Jets, Giants want new home to host 2014 Super Bowl
You might need more than a ticket to go to the Super Bowl in 2014 – try a winter coat, gloves and a hat.
The Giants and Jets want to bring the Super Bowl to their new 82,500-seat stadium in New Jersey in four years in what most certainly would be a chilly NFL title game. The $1.6 billion stadium set to open next year does not have a retractable roof or a dome.
“Some of the greatest games in NFL history have been played in cold weather, including our championship game in Green Bay two years ago,” Giants chief executive John Mara said Thursday in an e-mail to The Associated Press. “So why not the Super Bowl? There is no better place than New York and New Jersey to showcase the premier sporting event in the world.”
After receiving approval from a league committee to bid, the Giants and Jets announced on Thursday that they will submit a preliminary proposal to host the game by April 1.
The NFL owners’ Super Bowl Advisory Committee allowed the bid despite the traditional requirement that host regions have a minimum temperature of 50 degrees or stadiums with domes or retractable roofs. The committee gave approval with the understanding that the bid represents a unique opportunity to celebrate the new stadium and the great heritage of the NFL in the New York region.
No other cities have announced plans to bid on the game, although other contenders are expected.
Team owners will decide where the 2014 Super Bowl will be played in a vote at a league meeting in Dallas in May. The next four Super Bowls will be played in Miami, Dallas, Indianapolis and New Orleans.
NFL history is dotted with some remarkable cold-weather title games. The Giants beat the Packers 23-20 in overtime in the NFC title game on Jan. 21, 2008, in Green Bay, Wis., with the temperatures at minus-3 degrees (wind chill of minus-24).
Cincinnati beat San Diego 27-7 in the 1981 AFC title game known as the Freezer Bowl. The temperature in Ohio was minus-9, with 35 mph winds making it feel like minus-59.
The one almost everyone remembers is the 1967 NFL title game known as the Ice Bowl in Green Bay. The Packers beat Dallas 21-17 in a game played with the temperature at minus-13 and a wind chill of minus-48.
“People still talk about what a great game that was,” former Cowboys halfback Dan Reeves said in a telephone interview with The Associated Press. “The weather is something people talk about a lot. It was difficult to play in, don’t get me wrong. But football is an outdoor sport and I loved to play outdoors. That’s the way the game is supposed to be played and I would like to see that.”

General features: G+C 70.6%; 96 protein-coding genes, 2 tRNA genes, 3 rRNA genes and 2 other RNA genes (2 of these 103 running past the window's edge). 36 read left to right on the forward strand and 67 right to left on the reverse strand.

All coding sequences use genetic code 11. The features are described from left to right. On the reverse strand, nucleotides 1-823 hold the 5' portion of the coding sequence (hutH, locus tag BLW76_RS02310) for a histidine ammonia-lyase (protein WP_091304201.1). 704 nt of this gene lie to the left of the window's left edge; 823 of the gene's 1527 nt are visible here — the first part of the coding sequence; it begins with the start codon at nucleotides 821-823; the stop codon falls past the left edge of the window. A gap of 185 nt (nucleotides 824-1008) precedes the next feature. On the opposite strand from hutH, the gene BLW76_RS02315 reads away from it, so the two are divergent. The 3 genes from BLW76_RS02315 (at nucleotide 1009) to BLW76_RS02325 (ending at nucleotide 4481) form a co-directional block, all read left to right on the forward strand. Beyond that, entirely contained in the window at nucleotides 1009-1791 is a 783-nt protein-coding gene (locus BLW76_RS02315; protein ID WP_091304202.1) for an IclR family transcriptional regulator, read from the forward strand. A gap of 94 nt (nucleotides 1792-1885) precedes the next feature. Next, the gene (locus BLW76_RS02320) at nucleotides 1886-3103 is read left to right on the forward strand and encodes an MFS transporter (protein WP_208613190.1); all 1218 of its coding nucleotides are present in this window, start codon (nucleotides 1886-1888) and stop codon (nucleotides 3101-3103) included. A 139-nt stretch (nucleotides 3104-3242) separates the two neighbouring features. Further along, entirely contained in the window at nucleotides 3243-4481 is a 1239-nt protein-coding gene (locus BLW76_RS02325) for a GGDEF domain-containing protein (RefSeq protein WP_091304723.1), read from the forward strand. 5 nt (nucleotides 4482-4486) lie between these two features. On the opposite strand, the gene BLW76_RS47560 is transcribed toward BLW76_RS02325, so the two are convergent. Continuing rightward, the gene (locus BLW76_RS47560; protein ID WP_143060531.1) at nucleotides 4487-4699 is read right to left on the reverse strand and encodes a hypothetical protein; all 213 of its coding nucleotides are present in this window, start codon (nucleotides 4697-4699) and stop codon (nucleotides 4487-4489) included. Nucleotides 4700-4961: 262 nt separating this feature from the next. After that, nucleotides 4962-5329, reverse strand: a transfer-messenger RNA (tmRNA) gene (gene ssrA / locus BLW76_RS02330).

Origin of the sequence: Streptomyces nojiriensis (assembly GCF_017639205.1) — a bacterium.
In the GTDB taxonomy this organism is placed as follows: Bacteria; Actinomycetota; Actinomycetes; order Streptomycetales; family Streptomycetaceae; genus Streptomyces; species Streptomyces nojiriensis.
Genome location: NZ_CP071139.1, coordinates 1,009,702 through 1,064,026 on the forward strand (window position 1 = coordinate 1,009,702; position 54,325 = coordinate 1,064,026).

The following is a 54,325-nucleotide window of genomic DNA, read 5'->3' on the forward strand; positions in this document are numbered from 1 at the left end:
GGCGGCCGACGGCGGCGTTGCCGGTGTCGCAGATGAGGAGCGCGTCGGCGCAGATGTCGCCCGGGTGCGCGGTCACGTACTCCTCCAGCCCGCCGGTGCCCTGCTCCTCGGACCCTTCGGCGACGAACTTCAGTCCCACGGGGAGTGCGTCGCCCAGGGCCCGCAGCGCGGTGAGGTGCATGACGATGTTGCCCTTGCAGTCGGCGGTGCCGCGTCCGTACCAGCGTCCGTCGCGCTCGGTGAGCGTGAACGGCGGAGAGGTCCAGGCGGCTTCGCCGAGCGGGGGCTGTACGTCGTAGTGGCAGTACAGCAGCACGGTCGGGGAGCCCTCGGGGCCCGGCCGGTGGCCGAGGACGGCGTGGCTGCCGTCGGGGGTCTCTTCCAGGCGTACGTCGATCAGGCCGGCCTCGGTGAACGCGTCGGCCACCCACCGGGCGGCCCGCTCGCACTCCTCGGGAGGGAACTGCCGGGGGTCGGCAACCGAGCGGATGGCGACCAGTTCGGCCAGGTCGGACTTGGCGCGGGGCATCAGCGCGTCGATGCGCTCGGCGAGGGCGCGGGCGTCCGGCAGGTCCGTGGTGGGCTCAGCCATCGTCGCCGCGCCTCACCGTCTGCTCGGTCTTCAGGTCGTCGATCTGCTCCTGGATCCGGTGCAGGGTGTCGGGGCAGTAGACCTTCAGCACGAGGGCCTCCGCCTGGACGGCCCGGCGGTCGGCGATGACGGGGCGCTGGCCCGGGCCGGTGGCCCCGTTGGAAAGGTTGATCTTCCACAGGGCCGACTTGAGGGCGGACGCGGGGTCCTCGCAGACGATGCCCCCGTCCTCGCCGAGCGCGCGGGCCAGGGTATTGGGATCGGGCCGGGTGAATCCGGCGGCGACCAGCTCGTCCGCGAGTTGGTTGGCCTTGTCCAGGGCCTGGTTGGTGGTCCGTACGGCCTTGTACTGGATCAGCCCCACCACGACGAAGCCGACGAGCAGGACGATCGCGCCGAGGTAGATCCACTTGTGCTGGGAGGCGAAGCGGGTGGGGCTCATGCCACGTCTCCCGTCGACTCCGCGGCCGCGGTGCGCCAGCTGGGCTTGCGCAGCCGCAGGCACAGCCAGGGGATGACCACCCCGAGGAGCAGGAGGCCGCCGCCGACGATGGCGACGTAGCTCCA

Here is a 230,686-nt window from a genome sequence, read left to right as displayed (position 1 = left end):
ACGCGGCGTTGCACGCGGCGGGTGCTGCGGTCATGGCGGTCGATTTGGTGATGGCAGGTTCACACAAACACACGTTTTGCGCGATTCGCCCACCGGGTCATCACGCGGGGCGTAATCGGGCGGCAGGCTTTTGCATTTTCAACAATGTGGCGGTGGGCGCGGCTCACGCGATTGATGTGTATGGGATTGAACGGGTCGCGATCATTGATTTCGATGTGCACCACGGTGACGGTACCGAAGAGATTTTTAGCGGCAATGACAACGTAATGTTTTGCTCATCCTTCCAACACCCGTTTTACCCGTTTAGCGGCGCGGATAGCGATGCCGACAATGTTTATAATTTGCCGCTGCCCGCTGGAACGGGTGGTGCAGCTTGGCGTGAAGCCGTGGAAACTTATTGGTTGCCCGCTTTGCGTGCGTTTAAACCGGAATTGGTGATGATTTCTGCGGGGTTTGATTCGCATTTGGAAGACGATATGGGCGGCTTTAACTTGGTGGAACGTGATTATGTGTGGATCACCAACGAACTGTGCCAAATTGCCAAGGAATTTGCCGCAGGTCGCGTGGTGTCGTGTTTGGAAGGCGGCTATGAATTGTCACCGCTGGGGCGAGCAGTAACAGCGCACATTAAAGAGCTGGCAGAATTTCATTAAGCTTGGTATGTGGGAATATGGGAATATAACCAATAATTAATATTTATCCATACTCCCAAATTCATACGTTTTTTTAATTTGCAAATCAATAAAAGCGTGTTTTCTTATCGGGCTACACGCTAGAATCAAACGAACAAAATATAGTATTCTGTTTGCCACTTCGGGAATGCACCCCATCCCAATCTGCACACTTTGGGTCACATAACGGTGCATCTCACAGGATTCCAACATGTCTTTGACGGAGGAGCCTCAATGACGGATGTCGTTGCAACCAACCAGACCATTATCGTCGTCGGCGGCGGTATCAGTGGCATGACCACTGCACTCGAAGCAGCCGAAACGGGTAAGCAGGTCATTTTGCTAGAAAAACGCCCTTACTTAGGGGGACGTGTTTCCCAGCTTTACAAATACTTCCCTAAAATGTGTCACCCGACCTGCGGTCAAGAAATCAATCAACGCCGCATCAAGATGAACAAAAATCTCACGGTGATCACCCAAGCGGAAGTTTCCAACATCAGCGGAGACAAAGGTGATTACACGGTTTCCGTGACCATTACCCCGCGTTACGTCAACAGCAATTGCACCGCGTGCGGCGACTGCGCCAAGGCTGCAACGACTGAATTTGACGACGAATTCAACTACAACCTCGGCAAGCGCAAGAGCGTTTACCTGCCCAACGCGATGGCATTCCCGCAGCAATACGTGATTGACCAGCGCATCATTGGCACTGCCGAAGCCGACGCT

Reeves, who threw a 50-yard touchdown pass in the game, said some of the fan events associated with a Super Bowl might be limited by cold weather, which could be why the league has concerns.
Seattle Seahawks cornerback Marcus Trufant thought a Super Bowl in cold weather might be worth a try.
“That would be stepping out (of) the box a little bit,” he said Thursday. “That would be a little different. That could work. You’ve got to play in cold weather anyway, so most teams are used to it. That would be different for the Super Bowl.”
A New York/New Jersey Super Bowl would generate hundreds of millions of dollars in economic activity, and serve as a major boost for the area, creating hundreds of jobs related to staging the game, the teams said.
“It’s time for the biggest game in football to be played on the biggest stage in the world,” Jets owner Woody Johnson and Giants co-owner Jonathan Tisch said in a joint statement as chairmen of the bid committee. “We are confident that the appeal and prestige of the New York City metropolitan region, coupled with the innovative capabilities of our brand-new state-of-the-art facility, can provide a unique and exciting experience for the teams and fans, as well as the entire league and the sport of football.”
The Jets are familiar with Super Bowl bids. When they were negotiating to build the West Side Stadium in Manhattan a few years ago, they had won the NFL bid to host the 2010 Super Bowl. That proposed stadium had a dome, but the Jets never got the OK to build it.
The new stadium will be the first constructed to serve as the home stadium of two NFL teams. It also holds the distinction of being the largest privately financed stadium in U.S. history.
The Super Bowl would join an impressive list of events scheduled for the new stadium, including college football matchups of Navy vs. Notre Dame and Army vs. Rutgers, and stops on the Bon Jovi and U2 world concert tours.
“Even though our stadium is months away from completion, with this bid, it is setting an early precedent of what’s to come,” said Steve Tisch, chairman and executive vice president of the Giants.
Highlights of the new stadium include four massive HD video display boards in each of the corners; a ribbon board that circles the interior bowl; HD monitors throughout the stadium; and 20 HD video pylons.
Outside the stadium, a 350,000-square-foot outdoor plaza will offer fan activities and pregame entertainment zones. A signature amenity will be a new rail line that drops off passengers in front of the stadium.
AP Sports Writer Tim Booth in Seattle contributed to this report.